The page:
Fiona Duff: How to cure imposter syndrome

So, on Wednesday I was invited to an event called 100 Women organised by the Royal Bank of Scotland. This was to commemorate a century since we ladies were finally allowed to vote.

Friday, 7th September 2018, 7:18 am
Hillary Clinton suffered misogyny and sexism. Picture: Saul Loeb/AFP/Getty Images
Hillary Clinton suffered misogyny and sexism. Picture: Saul Loeb/AFP/Getty Images

Well, obviously not all ladies, just a select few – a bit like this shindig. So I tottered along to The Principal Hotel on George Street to find out why on earth I had been sent an invitation in the first place.

Talking to the first person I recognised, Sarah Davidson of the lovely boutique on Thistle Street, I said “I have no idea why I am here”, although I knew that she was a women that people like to have on their guest list. Apart from anything she is always so well dressed, unlike yours truly.

Anyway, after coffee it was down to business – or at least we all sat down and listened to various successful women tell us why they were successful.

Sign up to our daily newsletter

The i newsletter cut through the noise

The host started talking about something called ‘imposter syndrome’ which meant nothing to me and several other women in the room.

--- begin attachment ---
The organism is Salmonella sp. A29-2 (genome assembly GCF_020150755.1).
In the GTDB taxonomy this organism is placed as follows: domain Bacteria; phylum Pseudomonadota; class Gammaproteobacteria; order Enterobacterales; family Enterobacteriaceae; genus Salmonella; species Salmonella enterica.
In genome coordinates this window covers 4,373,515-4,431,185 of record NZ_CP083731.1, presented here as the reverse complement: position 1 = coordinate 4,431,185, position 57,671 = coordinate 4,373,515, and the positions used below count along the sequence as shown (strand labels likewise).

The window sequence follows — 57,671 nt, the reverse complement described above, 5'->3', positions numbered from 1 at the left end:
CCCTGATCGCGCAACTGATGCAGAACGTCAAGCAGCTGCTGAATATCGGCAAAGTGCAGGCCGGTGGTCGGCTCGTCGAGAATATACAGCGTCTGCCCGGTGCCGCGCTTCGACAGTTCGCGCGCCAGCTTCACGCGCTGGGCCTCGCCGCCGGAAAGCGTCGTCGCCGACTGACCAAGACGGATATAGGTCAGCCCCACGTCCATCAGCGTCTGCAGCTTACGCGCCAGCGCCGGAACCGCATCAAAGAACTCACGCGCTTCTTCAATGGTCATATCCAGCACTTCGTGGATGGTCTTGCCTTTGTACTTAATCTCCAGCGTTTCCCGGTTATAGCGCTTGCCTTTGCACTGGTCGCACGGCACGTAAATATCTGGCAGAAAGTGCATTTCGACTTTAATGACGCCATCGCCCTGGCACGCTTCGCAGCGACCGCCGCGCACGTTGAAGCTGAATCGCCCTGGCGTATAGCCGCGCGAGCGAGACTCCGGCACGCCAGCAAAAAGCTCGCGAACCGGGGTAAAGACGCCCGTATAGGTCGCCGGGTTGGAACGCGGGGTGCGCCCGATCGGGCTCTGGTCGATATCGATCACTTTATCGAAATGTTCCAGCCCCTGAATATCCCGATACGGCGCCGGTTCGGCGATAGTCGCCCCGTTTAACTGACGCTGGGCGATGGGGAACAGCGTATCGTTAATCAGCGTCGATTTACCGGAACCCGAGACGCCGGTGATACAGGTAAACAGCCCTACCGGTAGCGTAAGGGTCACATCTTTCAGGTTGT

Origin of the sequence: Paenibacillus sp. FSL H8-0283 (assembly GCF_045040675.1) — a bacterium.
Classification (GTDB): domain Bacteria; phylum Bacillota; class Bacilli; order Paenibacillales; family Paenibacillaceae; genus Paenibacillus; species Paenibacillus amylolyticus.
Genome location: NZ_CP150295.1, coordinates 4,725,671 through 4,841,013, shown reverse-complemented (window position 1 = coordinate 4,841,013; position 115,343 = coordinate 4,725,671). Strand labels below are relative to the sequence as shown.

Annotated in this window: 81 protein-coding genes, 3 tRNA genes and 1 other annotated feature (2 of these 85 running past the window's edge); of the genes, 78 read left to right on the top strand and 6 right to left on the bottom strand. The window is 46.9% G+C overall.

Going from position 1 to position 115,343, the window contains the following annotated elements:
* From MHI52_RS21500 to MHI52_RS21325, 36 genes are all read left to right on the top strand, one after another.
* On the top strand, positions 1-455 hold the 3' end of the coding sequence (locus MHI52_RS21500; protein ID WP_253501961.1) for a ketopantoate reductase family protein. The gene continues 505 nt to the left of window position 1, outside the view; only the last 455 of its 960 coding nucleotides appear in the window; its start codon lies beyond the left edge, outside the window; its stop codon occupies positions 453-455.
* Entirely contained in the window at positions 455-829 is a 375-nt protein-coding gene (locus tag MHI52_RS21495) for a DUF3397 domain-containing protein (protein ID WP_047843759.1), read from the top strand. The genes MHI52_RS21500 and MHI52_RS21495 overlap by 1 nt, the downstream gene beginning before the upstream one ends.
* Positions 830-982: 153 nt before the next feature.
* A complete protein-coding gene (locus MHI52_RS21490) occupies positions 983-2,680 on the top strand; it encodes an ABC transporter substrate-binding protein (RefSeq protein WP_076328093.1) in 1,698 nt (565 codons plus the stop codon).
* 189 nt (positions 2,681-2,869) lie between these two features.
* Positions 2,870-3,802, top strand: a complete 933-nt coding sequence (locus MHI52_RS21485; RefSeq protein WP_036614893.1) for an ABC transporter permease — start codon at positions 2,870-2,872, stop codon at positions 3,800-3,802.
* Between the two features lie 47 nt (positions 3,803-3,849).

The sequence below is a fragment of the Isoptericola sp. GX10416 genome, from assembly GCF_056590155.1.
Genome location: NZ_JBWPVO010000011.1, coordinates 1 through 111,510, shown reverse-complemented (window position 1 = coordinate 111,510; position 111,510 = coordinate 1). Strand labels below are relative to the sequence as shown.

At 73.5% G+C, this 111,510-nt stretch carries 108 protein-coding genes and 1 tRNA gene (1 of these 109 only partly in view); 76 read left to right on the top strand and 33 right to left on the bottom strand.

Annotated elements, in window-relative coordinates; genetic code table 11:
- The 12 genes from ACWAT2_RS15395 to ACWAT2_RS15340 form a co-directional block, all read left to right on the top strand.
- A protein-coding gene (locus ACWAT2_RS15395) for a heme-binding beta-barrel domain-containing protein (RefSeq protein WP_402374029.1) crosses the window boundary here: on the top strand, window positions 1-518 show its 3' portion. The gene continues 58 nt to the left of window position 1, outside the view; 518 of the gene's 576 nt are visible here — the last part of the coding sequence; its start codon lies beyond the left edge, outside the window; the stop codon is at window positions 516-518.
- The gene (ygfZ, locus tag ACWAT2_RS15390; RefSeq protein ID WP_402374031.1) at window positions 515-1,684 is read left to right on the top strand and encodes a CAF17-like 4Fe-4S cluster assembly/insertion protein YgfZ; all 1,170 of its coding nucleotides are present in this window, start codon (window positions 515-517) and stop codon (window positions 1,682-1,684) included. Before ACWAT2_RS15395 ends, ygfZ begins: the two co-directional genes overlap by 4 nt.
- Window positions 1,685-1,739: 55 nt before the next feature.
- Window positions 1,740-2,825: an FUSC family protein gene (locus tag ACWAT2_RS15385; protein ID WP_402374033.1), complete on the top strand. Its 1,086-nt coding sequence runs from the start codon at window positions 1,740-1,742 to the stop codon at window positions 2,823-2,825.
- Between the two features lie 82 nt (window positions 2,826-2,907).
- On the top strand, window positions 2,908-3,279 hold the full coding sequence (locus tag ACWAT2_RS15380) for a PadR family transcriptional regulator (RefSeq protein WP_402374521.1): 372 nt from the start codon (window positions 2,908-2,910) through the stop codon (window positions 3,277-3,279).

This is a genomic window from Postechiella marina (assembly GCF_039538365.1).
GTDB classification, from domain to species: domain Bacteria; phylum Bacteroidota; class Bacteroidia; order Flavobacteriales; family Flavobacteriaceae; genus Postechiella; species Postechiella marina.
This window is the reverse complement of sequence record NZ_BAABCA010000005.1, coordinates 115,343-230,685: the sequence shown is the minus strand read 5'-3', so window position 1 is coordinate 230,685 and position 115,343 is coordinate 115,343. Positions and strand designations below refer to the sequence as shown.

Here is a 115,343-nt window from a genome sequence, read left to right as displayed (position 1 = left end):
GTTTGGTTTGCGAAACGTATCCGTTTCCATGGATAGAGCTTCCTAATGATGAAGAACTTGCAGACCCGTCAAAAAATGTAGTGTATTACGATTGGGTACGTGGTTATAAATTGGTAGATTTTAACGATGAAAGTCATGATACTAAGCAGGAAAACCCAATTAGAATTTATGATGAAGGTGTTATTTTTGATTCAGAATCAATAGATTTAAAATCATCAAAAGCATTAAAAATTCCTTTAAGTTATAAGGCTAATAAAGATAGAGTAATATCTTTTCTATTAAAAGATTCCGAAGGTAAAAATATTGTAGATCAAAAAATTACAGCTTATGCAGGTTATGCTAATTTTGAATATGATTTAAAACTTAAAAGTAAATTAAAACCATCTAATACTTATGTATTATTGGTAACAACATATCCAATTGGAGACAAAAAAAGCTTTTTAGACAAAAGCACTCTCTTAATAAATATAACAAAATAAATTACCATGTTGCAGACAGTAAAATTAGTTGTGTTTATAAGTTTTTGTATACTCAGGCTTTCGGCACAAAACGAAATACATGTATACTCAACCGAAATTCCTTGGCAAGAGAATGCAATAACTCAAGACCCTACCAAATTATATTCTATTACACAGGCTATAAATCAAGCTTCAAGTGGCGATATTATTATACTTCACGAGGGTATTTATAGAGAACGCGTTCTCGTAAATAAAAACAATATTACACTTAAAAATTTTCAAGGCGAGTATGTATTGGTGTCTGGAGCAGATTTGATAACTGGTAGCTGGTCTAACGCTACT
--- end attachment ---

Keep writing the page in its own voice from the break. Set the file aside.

This, she explained, is when you wonder why you are in a particular place – as if you don’t think you have a reason, or indeed deserve, to be there. So that was me living the actual thing that she was talking about.

Apparently it isn’t that unusual, especially among women. Despite the past 100 years, the majority of the fairer sex don’t always have quite the same belief in themselves as that other lot.

This was the same week that I read Hillary Clinton’s book about her election defeat, much of which dealt with misogyny and sexism in public life.

Looking at the abuse that she had to put up with for merely thinking she might do a better job in running America than the ginger-faced idiot who got the job was absolutely shocking.

So don’t worry, I am not now feeling so empowered that I’ll be standing for parliament, but I won’t ever again question my right to be anywhere. Especially not in a polling booth, that’s for sure.